x Abu Dhabi, UAEWednesday 26 July 2017

Super typhoon Megi slams into Philippines

Super Typhoon Megi today became the strongest cyclone in years to lash the northern Philippines with huge waves, strong rains and ferocious wind.

Motorists drive past a filling station which was toppled by typhoon Megi.
Motorists drive past a filling station which was toppled by typhoon Megi.

Super Typhoon Megi today became the strongest cyclone in years to buffet the Philippines, while flooding in Vietnam swept away a bus and left 20 people missing, including a girl pulled from her mother's grasp by the raging waters.

The huge storm striking the northern Philippines drowned at least one man and was expected to add to what already has been heavy rains striking much of the region, including in China where authorities evacuated 140,000 people from a coastal province ahead of the typhoon.

It could head later to Vietnam, where 30 deaths from flooding already have been reported in recent days, in addition to the bus passengers snatched by surging currents and feared dead.

Megi packed sustained winds of 225kph and gusts of 260 kph as it made landfall at midday at Palanan Bay in Isabela province, felling trees and utility poles and cutting off power, phone and Internet services in many areas. It appeared to be losing some of its power while crossing the mountains of the Philippines' main northern island of Luzon.

With more than 3,600 Filipinos riding out the typhoon in sturdy school buildings, town halls, churches and relatives' homes, roads in and out of coastal Isabela province, about 320km northeast of Manila, were deserted and blocked by collapsed trees and power lines.

One man who had just rescued his water buffalo slipped and fell into a river and probably drowned, said Bonifacio Cuarteros, an official with the Cagayan provincial disaster agency.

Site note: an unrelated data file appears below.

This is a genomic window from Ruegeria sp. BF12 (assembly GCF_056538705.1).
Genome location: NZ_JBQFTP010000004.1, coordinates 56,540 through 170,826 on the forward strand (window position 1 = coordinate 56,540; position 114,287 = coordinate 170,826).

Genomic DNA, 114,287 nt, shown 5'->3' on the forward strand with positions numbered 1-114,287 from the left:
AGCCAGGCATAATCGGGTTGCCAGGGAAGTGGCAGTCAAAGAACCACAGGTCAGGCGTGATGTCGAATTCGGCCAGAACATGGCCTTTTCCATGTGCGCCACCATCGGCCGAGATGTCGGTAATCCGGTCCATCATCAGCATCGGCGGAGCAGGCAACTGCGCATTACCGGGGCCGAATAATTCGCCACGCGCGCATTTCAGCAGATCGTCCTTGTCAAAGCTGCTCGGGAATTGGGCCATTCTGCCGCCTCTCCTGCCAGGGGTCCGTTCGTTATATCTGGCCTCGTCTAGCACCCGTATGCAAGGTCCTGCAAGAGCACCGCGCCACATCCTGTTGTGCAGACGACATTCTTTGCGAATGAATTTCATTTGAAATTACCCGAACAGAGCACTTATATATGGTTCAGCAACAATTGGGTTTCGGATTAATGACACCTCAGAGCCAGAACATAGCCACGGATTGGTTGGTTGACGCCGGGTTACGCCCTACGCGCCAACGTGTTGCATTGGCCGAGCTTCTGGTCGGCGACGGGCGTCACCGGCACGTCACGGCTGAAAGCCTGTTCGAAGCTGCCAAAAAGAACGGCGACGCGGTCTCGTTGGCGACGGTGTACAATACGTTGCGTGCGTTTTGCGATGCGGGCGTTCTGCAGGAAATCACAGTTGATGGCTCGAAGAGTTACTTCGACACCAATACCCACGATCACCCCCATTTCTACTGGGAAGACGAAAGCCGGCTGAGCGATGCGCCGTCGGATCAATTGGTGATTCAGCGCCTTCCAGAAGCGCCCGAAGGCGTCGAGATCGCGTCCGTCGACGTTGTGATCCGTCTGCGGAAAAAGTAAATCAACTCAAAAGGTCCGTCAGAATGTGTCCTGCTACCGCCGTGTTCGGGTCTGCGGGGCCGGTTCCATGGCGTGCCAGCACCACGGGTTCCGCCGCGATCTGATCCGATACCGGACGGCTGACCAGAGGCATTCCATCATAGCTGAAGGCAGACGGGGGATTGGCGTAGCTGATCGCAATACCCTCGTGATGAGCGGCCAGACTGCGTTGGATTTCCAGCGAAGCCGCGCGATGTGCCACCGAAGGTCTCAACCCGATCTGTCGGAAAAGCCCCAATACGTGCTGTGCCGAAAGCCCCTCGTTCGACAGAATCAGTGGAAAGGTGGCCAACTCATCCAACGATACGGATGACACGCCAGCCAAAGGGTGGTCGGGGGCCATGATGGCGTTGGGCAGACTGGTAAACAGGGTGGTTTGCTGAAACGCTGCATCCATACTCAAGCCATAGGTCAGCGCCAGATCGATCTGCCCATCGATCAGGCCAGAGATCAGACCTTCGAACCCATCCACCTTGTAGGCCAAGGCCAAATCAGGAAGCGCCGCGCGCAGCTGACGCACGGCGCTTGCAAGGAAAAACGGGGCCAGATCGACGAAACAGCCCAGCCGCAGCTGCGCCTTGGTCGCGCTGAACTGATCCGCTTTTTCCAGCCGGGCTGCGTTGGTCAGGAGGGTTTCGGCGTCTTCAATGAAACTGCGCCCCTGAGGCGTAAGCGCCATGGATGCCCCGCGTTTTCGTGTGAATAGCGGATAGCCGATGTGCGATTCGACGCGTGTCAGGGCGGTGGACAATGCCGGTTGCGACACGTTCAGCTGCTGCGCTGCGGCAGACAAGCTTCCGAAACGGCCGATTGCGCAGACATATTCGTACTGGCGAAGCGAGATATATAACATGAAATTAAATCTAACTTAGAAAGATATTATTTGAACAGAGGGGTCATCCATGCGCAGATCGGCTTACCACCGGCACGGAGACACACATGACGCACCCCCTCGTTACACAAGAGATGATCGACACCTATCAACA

As it crashed ashore, the typhoon whipped up huge waves. There was zero visibility and radio reports said the wind was so powerful that people could not take more than a step at a time. Ships and fishing vessels were told to stay in ports, and several domestic and international flights were cancelled.

Thousands of military reserve officers and volunteers were on standby, along with helicopters, including six Chinooks that were committed by US troops holding war exercises with Filipino soldiers near Manila, said Benito Ramos, a top disaster-response official.

"This is like preparing for war," Mr Ramos, a retired army general, said. "We know the past lessons, and we're aiming for zero casualties."

In July, an angry President Benigno Aquino III fired the head of the weather bureau for failing to predict that a typhoon would hit Manila. That storm killed more than 100 people in Manila and outlying provinces.

This time, authorities sounded the alarm early and ordered evacuations and the positioning of emergency relief and food supplies days before the typhoon hit. The capital was expected to avoid any direct hit, though schools were closed.

Megi was the most powerful typhoon to hit the Philippines in four years, government forecasters say. 

In central Vietnam, officials said 20 people on a bus were swept away by strong currents from a river flooded by previous rains unrelated to Megi, while another 17 managed to save themselves by swimming or clinging to trees or power poles.

The bus was travelling from the Central Highlands province of Dak Nong to the capital, Hanoi, when it was yanked off the country's main highway, said local official Nguyen Hien Luong, the head of Nghi Xuan district in Ha Tinh province.

One woman survived by treading water against the current for about 3 1/2 hours, but was forced to let go of her daughter because of exhaustion before rescuers reached her. The child remains missing.

Officials said 30 other people died in central Vietnam from flooding over the weekend, and five remain missing.


Megi could add to the misery.


"People are exhausted," a Vietnamese disaster official Nguyen Ngoc Giai said by telephone from Quang Binh province. "Many people have not even returned to their flooded homes from previous flooding, while many others who returned home several days ago were forced to be evacuated again."

China's National Meteorological Centre said Megi was expected to enter the South China Sea on Tuesday, threatening southeasterern coastal provinces. The centre issued its second-highest alert for potential "wild winds and huge waves," warning vessels to take shelter and urging authorities to brace for emergencies.

Floods triggered by heavy rains forced nearly 140,000 people to evacuate from homes in the southern island province of Hainan, where heavy rains left thousands homeless over the weekend, the official Xinhua News Agency reported.

Thailand also reported flooding that paralysed parts of the country, submerging thousands of homes and vehicle and halting train service. No casualties were reported, but nearly 100 elephants were evacuated from a popular tourist attraction north of the capital.